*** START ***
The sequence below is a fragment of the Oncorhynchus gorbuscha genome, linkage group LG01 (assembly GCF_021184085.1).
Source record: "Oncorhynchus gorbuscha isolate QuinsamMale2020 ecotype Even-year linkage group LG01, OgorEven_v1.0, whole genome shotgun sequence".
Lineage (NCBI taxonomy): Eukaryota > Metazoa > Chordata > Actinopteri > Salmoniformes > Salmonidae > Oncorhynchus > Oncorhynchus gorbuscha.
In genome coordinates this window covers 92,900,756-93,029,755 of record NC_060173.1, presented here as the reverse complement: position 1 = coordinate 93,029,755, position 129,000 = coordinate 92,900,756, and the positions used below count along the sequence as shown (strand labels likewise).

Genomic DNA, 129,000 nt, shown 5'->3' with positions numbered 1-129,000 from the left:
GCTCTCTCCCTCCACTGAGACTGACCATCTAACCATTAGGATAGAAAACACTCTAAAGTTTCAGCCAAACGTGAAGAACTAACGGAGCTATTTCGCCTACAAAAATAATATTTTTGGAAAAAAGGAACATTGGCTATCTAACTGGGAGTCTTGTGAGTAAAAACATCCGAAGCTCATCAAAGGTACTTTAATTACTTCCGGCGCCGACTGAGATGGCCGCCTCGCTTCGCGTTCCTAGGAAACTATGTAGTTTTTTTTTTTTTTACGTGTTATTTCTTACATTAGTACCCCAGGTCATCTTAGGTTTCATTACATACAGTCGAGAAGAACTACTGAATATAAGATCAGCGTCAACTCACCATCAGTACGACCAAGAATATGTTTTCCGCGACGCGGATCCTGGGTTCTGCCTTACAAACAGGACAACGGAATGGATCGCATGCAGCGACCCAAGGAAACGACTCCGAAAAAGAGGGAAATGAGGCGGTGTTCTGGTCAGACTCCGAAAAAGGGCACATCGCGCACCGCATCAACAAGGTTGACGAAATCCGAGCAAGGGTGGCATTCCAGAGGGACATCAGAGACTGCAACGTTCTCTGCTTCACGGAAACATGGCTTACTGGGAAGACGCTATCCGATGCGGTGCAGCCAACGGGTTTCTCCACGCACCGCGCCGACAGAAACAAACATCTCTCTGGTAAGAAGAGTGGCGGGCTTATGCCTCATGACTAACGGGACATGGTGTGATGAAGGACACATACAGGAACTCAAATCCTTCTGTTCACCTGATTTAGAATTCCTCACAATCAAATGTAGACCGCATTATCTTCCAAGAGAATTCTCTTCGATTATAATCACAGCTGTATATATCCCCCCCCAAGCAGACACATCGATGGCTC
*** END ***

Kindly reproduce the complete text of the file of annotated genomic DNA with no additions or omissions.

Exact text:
The sequence below is a fragment of the Oncorhynchus gorbuscha genome, linkage group LG01 (assembly GCF_021184085.1).
Source record: "Oncorhynchus gorbuscha isolate QuinsamMale2020 ecotype Even-year linkage group LG01, OgorEven_v1.0, whole genome shotgun sequence".
Lineage (NCBI taxonomy): Eukaryota > Metazoa > Chordata > Actinopteri > Salmoniformes > Salmonidae > Oncorhynchus > Oncorhynchus gorbuscha.
In genome coordinates this window covers 92,900,756-93,029,755 of record NC_060173.1, presented here as the reverse complement: position 1 = coordinate 93,029,755, position 129,000 = coordinate 92,900,756, and the positions used below count along the sequence as shown (strand labels likewise).

Genomic DNA, 129,000 nt, shown 5'->3' with positions numbered 1-129,000 from the left:
GCTCTCTCCCTCCACTGAGACTGACCATCTAACCATTAGGATAGAAAACACTCTAAAGTTTCAGCCAAACGTGAAGAACTAACGGAGCTATTTCGCCTACAAAAATAATATTTTTGGAAAAAAGGAACATTGGCTATCTAACTGGGAGTCTTGTGAGTAAAAACATCCGAAGCTCATCAAAGGTACTTTAATTACTTCCGGCGCCGACTGAGATGGCCGCCTCGCTTCGCGTTCCTAGGAAACTATGTAGTTTTTTTTTTTTTTACGTGTTATTTCTTACATTAGTACCCCAGGTCATCTTAGGTTTCATTACATACAGTCGAGAAGAACTACTGAATATAAGATCAGCGTCAACTCACCATCAGTACGACCAAGAATATGTTTTCCGCGACGCGGATCCTGGGTTCTGCCTTACAAACAGGACAACGGAATGGATCGCATGCAGCGACCCAAGGAAACGACTCCGAAAAAGAGGGAAATGAGGCGGTGTTCTGGTCAGACTCCGAAAAAGGGCACATCGCGCACCGCATCAACAAGGTTGACGAAATCCGAGCAAGGGTGGCATTCCAGAGGGACATCAGAGACTGCAACGTTCTCTGCTTCACGGAAACATGGCTTACTGGGAAGACGCTATCCGATGCGGTGCAGCCAACGGGTTTCTCCACGCACCGCGCCGACAGAAACAAACATCTCTCTGGTAAGAAGAGTGGCGGGCTTATGCCTCATGACTAACGGGACATGGTGTGATGAAGGACACATACAGGAACTCAAATCCTTCTGTTCACCTGATTTAGAATTCCTCACAATCAAATGTAGACCGCATTATCTTCCAAGAGAATTCTCTTCGATTATAATCACAGCTGTATATATCCCCCCCCAAGCAGACACATCGATGGCTC